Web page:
I cannot say for certain it makes a huge difference as I've not smoked but a few BBR without the water pan and they do turn out awesome either way (using mopping every hour religiously). It was some advice I picked up on some BSR smoke on youtube...I tried and liked the results...even if they're anecdotal on nature!

  7. akhap

    akhap Smoke Blower

    Sorry, but from a purely scientific approach that statement is absolutely wrong. The air control is important to chip life but the water content of the wood is far more important smoke-wise in two ways; water content determines how hot the wood CAN burn until all the water is driven off. Lower temperatures produce more smoke. Drier wood produces significantly more heat and less smoke.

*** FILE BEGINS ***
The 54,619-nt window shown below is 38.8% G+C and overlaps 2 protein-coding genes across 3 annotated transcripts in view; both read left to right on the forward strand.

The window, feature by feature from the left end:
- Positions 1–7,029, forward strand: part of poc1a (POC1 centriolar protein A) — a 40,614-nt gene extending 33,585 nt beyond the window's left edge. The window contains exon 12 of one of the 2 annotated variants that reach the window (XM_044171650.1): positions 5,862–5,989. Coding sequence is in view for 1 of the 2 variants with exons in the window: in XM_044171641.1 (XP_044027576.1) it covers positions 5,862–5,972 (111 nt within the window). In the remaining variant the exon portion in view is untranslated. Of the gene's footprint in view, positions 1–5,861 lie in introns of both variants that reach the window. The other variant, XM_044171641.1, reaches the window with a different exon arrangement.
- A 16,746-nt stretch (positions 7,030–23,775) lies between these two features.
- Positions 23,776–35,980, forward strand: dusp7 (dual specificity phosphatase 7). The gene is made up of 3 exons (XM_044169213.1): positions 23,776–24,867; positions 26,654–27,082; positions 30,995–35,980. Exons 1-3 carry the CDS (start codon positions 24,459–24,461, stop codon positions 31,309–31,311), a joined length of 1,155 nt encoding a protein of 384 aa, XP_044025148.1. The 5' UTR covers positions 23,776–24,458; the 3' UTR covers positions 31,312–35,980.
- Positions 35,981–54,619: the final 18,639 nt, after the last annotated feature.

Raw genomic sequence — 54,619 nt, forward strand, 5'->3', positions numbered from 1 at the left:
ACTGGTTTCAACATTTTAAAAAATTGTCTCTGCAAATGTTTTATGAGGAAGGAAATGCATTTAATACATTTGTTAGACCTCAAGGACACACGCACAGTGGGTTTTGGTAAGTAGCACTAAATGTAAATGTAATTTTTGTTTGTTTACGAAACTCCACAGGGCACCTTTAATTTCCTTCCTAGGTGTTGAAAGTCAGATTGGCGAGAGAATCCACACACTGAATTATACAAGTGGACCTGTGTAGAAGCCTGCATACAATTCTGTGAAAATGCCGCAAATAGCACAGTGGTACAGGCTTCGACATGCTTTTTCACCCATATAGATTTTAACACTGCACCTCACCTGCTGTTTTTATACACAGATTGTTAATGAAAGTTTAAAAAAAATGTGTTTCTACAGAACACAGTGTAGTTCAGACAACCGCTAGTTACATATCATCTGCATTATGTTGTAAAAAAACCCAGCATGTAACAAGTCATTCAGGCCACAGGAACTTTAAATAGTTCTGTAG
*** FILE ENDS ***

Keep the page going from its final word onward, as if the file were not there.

Your system likely runs perfectly on dry wood, but it is far less efficient in smoke production per unit of wood. Trying to beat physics is a tough thing.

    I am a certified wood technologist by education, experience, and desire.
    smokeusum likes this.
  8. pgsmoker64

    pgsmoker64 Master of the Pit Group Lead OTBS Member

    That may be, but cut open a chunk of wood after letting it soak overnight and see how much moisture is really there.  It doesn't penetrate past 1/16" into the wood, if that.  That water will evaporate in the high heat and will contribute nothing to the length or the quality of smoke.  Chips is a different story of course because they are very thin, but a 30 minute soak isn't enough to make a big difference - this is speaking from experience and experimentation.

  9. the duster

    the duster Fire Starter

    Art and Bill Let me see if I understand.  If I soak the wood longer it will burn longer but it will take more time to get to the thin blue smoke stage due to the water in the wood?  I think that is what I get from your comments.  I have neither experience nor professional training so I am very intrigued.